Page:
College Funding Webinar

May 23, 2019

College Funding Webinar Thursday May 30, 7:00 PM to about 9:00 PM.

I want to attend this class: CLICK --> jd@AZCollegePlanning.com

I have had a few families say to me – Thanks for helping my kid get into college and get an amazing scholarship but there is still a gap that we as parents must pay for college. How do we do that?

I have struggled with this question and bounced it off my good friend and colleague Brian Safdari.

I meet Brian about 12 years ago in the fall of 2007 when I started my college planning business. Brian had been a college planner for a few years longer than me. Brian runs a successful college planning business in the Northern Los Angeles area.

It was interesting watching his business grow in one direction while AZ College Planning grew a different way. Two branches from the same tree. There were various times that Brian asked me admission and scholarship questions while I asked him Funding, Savings and Sheltering Assets questions.

Brian’s experience and research has propelled him to be the premier expert in the Funding College arena. He has helped a thousand plus families with Funding Strategies. He was even sought out by various other business entities and organizations to speak with their clients and staff on the delicate balance and intricacies of Funding College.

Our mutual goal is to get the cost of college as low as possible through scholarships and grants AND to come up with a plan to pay for college.

This is where Brian’s expertise flourishes, - Creating a Game Plan to Fund and Pay for College without Busting the Bank.

Some of you have attended my Sheltering Assets Class. All the concepts and ideas from this class are from Brian’s expertise. Brian’s Funding College Class takes all that information and puts an action plan behind it as well as expounding on building assets and sheltering assets.

I have convinced Brian to present a class to all of you on the strategies to Fund College. This class will be a live webinar. I highly encourage you to attend this event.

In an email to me, Brian said “In this workshop, I will show your parents how 200 clients of mine are funding college, the pros and cons of all the funding options they used, the mistakes they made (after the fact), and what is the best way to fund college, stay within their cashflow budget, and still be able to reach their retirement goals.”

Here are a couple details about this class:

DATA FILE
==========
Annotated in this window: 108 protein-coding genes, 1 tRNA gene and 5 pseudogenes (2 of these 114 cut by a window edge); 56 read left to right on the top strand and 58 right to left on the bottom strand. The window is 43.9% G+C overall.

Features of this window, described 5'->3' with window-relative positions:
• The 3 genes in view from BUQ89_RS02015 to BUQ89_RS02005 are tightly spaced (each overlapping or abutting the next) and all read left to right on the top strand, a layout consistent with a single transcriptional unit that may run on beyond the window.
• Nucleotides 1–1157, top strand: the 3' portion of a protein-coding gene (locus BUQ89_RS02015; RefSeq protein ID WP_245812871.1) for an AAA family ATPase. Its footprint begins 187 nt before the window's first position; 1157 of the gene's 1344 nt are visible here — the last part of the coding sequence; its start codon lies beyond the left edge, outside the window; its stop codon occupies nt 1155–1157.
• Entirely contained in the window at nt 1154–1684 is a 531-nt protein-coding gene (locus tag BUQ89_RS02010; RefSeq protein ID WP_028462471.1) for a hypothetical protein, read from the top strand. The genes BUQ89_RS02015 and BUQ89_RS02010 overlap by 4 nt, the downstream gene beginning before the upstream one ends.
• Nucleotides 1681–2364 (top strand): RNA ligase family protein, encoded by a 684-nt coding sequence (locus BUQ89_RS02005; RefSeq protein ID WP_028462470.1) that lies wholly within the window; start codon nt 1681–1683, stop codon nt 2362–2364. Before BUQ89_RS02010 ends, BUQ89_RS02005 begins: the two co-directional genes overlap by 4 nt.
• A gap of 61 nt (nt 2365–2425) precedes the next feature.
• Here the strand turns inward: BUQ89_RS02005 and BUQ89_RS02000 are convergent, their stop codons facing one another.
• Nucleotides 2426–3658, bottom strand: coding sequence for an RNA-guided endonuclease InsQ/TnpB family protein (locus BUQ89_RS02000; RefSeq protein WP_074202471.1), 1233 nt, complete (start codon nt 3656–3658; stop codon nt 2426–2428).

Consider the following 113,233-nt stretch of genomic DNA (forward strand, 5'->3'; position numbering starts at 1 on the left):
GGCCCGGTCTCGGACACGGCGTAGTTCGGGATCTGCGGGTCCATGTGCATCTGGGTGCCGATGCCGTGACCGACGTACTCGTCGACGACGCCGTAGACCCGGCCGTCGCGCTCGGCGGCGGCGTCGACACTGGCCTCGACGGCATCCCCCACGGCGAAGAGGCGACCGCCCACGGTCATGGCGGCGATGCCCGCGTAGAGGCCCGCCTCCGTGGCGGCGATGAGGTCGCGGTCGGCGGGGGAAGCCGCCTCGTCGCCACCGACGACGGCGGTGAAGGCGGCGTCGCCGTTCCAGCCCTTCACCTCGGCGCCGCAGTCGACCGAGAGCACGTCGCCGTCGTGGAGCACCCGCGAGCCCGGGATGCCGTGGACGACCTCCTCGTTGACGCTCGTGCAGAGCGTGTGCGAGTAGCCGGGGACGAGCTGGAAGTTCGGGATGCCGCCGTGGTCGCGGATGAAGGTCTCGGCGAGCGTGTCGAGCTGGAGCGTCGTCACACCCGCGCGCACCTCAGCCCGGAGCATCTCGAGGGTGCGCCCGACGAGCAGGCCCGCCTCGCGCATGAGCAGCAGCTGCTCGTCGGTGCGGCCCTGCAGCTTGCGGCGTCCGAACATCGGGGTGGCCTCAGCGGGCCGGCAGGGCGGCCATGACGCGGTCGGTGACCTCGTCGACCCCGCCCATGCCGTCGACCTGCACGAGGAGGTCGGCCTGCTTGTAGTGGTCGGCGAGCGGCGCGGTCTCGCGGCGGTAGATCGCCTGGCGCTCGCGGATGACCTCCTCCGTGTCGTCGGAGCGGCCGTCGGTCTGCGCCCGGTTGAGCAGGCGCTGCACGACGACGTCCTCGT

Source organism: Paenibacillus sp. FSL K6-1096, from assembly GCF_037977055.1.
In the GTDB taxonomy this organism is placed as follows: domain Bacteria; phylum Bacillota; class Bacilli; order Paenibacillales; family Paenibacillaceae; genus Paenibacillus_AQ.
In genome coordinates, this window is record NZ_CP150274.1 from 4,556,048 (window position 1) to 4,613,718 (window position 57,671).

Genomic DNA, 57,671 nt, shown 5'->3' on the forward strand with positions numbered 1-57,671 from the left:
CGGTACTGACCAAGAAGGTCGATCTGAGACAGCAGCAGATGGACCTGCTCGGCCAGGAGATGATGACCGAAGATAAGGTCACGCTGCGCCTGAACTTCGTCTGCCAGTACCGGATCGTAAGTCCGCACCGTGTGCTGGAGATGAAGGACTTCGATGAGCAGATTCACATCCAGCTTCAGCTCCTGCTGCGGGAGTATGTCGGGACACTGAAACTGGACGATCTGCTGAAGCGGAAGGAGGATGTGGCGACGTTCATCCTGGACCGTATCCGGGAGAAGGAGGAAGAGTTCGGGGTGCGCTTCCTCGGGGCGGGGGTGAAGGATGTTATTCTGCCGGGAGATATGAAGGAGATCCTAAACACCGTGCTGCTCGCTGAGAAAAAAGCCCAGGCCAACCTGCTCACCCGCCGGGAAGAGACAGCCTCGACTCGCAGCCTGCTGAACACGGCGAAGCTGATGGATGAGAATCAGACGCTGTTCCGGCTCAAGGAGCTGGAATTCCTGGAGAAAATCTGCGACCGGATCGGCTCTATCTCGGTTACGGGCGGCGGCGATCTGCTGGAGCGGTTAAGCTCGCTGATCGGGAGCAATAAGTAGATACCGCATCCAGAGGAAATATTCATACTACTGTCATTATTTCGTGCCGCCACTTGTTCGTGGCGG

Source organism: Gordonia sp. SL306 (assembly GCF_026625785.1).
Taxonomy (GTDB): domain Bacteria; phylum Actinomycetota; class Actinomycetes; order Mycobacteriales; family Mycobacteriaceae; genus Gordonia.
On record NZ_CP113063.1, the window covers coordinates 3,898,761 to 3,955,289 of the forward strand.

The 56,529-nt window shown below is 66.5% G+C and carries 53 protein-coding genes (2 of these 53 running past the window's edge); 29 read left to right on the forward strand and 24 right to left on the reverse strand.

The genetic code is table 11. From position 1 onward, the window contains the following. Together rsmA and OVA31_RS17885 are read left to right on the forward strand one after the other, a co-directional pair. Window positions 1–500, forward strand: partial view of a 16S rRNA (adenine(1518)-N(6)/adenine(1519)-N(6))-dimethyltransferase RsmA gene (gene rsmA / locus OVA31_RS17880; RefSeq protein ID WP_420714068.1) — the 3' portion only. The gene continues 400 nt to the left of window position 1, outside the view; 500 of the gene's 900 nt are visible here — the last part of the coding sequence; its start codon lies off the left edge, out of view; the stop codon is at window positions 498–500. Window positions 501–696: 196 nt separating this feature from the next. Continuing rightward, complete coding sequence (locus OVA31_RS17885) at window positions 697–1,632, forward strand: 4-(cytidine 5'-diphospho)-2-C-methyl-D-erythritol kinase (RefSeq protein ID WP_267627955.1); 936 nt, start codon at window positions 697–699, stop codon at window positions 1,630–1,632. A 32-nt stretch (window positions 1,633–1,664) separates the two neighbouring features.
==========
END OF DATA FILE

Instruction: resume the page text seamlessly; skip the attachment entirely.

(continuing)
1. This workshop is good for any family that already has kids in college, where they will learn mistakes and advanced strategies they may not know about.
  2. It’s also a great workshop, especially for your families that are in your program as early as 9th grade in high school.
  3. The early they start the more financial aid they can receive while being able to fund college.

Plan on attending this important class.

This class is only offered via Online Streaming.

  • If you would like to attend this event please click the link and I will send you the login details to view this event.

I want to attend this class: CLICK --> jd@AZCollegePlanning.com

The Brian Safdari Parent Funding Class is May 30, 2019 at 7:00 PM and will run about 1.5 to 2 hours.

This exclusive class is going out only to my clients. You will be very impressed with Brian, his expertise and this important Funding College Class for parents.

  • Please note that I will not be able to reply or answer an email that comes in between May 4 thru May 13 as Jennifer and I will be on an Alaskan Cruise with no access to phone, email or text messages.
  • What: How to pay the gap and fund college without busting the bank
  • Who: Parent of High School or current year college students
  • Where: Online Streaming only
  • When: Thursday May 30, 7PM to about 9PM (Arizona time)
  • Class title: Parent's Funding College Class

Requirements- computer to view the live class and Zoom software. Get the free download here: https://zoom.us/support/download

I want to attend this class: CLICK --> jd@AZCollegePlanning.com

*I will send out the link to the Zoom Webinar on May 28, 2019.

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Is a Stanford Degree Really Worth it if Ultra-Wealthy Families can Buy Their Way In?

May 2, 2019

Chinese Family Reportedly Paid $6.5 Million for Spot at Stanford

Is a Stanford degree really worth it if ultra-wealthy families can buy their way in?

The family of a student admitted to Stanford University reportedly paid $6.5 million to try to secure her spot there. Credit Ben Margot/Associated Press

By Kate Taylor and Jennifer Medina (New York Times) May 1, 2019

From the day in March that prosecutors announced charges against 50 people in a sweeping college admissions fraud investigation, they have held out a tantalizing mystery: an unnamed family that they said had paid the college consultant at the center of the scheme $6.5 million — far more than any of the parents named in the case — to get their child into college.

The student is Yusi Zhao, who was admitted to Stanford in 2017, according to a person with direct knowledge of the investigation. Neither she nor her parents, who live in Beijing, have been charged, and it is unclear whether they are currently being investigated. Stanford rescinded Ms. Zhao’s admission in April, and she is no longer a student there.

The person with knowledge of the inquiry said that Ms. Zhao’s family was introduced to the college consultant, William Singer, by a financial adviser at Morgan Stanley based in Pasadena, named Michael Wu. A spokeswoman for Morgan Stanley said that Mr. Wu had been terminated for not cooperating with an internal investigation into the matter and that the firm was cooperating with the authorities. Mr. Wu did not respond to a phone call.